3. To start a relationship with a bank

At some point, you might need a loan for your business. Hopefully, in a few years, you’ll look to expand.

If you already have a relationship with a bank, you’re one step closer to getting funding. This connection, combined with a solid business plan, will help you secure the necessary funds.

Considerations to help you pick the right bank

You have various options to choose from: big corporate banks, regional banks, or credit unions. It all depends on what you’re looking for.

Here are a few points to consider.

Bank fees

Every bank has fees, some more than others. Ask about fees and their structure.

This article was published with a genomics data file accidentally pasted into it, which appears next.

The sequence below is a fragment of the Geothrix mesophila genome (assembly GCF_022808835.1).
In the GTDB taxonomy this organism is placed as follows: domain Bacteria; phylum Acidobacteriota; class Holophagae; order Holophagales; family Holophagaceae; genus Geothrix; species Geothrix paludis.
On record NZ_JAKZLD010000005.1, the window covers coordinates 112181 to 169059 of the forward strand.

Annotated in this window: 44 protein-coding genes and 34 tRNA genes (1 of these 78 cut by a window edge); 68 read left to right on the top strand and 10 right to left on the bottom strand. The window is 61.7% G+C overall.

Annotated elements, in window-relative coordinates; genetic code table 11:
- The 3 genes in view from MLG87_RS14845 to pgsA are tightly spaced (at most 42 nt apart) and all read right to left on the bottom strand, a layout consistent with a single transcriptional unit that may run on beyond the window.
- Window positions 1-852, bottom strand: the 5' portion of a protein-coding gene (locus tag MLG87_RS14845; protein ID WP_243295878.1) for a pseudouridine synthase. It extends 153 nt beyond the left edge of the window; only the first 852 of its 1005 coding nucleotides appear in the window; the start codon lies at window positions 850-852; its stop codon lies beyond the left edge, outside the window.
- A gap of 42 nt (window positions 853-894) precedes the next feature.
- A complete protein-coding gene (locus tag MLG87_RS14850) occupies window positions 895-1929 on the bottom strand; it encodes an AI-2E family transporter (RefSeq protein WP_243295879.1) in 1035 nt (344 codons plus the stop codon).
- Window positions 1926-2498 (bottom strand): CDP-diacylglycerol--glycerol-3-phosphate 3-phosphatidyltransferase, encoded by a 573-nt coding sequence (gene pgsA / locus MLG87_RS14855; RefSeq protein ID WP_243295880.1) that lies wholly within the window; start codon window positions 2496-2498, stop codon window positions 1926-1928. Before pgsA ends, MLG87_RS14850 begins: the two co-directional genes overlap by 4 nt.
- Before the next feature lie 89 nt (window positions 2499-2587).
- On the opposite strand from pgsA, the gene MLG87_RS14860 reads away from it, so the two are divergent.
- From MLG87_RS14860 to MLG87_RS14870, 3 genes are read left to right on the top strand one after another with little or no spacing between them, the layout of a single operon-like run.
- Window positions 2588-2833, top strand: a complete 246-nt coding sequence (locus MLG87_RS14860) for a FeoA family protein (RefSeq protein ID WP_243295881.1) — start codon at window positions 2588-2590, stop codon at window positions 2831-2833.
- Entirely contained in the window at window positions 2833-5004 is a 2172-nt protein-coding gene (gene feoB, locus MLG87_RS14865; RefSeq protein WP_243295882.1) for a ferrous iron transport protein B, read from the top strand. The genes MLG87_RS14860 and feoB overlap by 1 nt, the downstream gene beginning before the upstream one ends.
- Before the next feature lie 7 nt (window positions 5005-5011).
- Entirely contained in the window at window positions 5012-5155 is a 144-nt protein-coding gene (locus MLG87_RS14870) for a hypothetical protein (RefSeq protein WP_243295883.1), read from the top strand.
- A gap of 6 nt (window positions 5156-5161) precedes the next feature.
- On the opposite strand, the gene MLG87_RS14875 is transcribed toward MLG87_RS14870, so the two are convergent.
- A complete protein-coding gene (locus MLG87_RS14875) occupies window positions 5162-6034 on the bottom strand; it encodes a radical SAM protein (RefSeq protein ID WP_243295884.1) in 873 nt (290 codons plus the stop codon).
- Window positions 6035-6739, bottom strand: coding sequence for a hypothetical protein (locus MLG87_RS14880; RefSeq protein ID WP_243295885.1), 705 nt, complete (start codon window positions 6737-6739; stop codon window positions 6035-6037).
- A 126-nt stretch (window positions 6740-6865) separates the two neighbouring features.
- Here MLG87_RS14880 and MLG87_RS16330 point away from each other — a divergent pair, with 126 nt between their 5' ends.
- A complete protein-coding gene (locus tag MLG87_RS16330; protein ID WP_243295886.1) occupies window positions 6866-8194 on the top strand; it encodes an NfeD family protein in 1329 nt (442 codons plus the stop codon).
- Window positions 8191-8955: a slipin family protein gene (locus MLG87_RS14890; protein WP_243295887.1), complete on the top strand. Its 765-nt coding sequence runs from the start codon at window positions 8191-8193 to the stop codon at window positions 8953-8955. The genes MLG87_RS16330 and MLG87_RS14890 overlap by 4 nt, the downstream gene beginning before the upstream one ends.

In some cases, you’re charged for not maintaining a minimum balance in your account. ATM fees can add up. Some banks even charge a “maintenance fee” just to keep the account open.

Big banks generally offer lower fees due to a higher volume of clients. Ask about the likelihood of fee increases and if any rates are promotional and expire quickly.

Lending ability

Inquire about lending ability. Can the banker you work with authorize a small business loan, or does it have to go through numerous corporate executives first? It’s something you’ll want to know upfront.

Regional banks and credit unions often have more flexibility in this area.

Online features

Most entrepreneurs want online features, and most banks offer them.

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From online bill pay to transferring money between accounts, ask about specific features you need and compare prices.